“When people argue that they do not have to mask on the plane, it means something very different to a person who has access to all these new innovations than it does to a person who has no health insurance who is struggling to take care of an elderly parent and their children, who may be a single mother working in a job where she has not paid sick and family leave, “said Gounder.” It’s just a completely different calculation. ”

In January, an AP-NORC study found that black and Hispanic Americans were more likely than white Americans to feel that certain things would be crucial to getting back to life without feeling at risk for infection. For example, 76% of black Americans and 55% of Hispanics said it was crucial to get back to normal that most people regularly wear face masks in public indoor locations compared to 38% of white Americans.


Last month, an AP-NORC survey found that black and Hispanic Americans, 69% and 49%, were more likely than white Americans, 35%, to say they always or often wear a face mask around others.

Lower support for mask mandates and other precautions among white Americans may also reflect less sensitivity to what is happening in color communities. In 2021 examination of mask wearing during the early part of the pandemic, researchers found that mask use among white people increased when white people died more in the surrounding community. When black and Latin American people died, mask use was lower.

Berkeley Franz, a co-author of the paper, said that in addition to housing segregation that separates white people from colored communities, previous research has shown that white people can exhibit ambivalence toward policies that they believe most help colored people.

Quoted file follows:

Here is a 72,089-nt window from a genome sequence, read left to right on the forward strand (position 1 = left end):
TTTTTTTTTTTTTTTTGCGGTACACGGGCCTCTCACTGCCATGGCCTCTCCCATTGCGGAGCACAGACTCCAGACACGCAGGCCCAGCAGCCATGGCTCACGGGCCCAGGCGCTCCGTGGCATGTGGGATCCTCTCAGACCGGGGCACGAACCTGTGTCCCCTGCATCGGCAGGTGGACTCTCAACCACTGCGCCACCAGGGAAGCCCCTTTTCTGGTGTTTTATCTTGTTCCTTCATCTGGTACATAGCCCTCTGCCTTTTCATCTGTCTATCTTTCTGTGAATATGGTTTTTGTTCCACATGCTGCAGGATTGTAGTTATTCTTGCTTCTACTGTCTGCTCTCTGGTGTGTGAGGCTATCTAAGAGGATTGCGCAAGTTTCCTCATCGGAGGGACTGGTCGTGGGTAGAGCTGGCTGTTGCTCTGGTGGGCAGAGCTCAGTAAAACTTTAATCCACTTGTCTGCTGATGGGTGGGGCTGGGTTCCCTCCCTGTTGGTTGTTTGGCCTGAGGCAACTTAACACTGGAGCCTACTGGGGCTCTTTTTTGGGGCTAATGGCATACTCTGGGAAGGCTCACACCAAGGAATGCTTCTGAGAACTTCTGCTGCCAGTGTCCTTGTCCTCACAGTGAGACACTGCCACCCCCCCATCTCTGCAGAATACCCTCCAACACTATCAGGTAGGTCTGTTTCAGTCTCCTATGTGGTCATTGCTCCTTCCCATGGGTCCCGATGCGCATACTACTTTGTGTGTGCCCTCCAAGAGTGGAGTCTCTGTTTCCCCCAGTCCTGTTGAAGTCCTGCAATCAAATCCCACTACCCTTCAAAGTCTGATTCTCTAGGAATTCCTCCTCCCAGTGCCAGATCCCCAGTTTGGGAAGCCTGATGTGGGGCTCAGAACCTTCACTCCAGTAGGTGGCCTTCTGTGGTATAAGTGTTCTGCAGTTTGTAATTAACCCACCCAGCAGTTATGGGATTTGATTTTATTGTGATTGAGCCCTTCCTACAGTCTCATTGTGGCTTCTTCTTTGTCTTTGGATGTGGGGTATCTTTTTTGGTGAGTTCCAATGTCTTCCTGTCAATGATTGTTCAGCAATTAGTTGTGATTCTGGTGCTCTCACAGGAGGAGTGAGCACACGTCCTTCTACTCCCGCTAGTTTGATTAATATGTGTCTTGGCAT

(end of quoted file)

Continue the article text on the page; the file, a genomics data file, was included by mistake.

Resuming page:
“Anti-blackness is really widespread and has huge consequences, both in terms of the policies that are adopted and what does not,” Franz said. “White people can still have truly racist actions without seeing themselves that way and understanding the consequences. It’s largely beneath the surface and unintentional, but it has enormous consequences in terms of justice.”

Color communities also have a different perception of the risk of the pandemic than their white counterparts, said Michael Niño, a sociology professor at the University of Arkansas who co-authored a paper about race, gender and masking in the pandemic.

“Masking is something that is relatively inexpensive, it is effective, and it is something that can be easily done,” he said. “It does not require any kind of government response. These broader stories of racism and sexism in the United States certainly shape some of the patterns we see.”



The AP-NORC study of 1,085 adults was conducted 14-18. April using a sample from NORC’s probability-based AmeriSpeak Panel, which is designed to be representative of the American people. The margin for sampling error for all respondents is plus or minus 3.9 percentage points.


Ma covers education and gender equality for the AP’s Race and Ethnicity team. Follow her on Twitter: https: //www.twitter. Fingerhut, an AP poll writer, is based in Washington.

The Associated Press’ reporting on race and ethnicity issues is supported in part by the Howard Hughes Medical Institute’s Department of Science Education. AP is solely responsible for all content.

Copyright 2022 The Associated Press. All rights reserved. This material may not be published, broadcast, rewritten or redistributed without permission.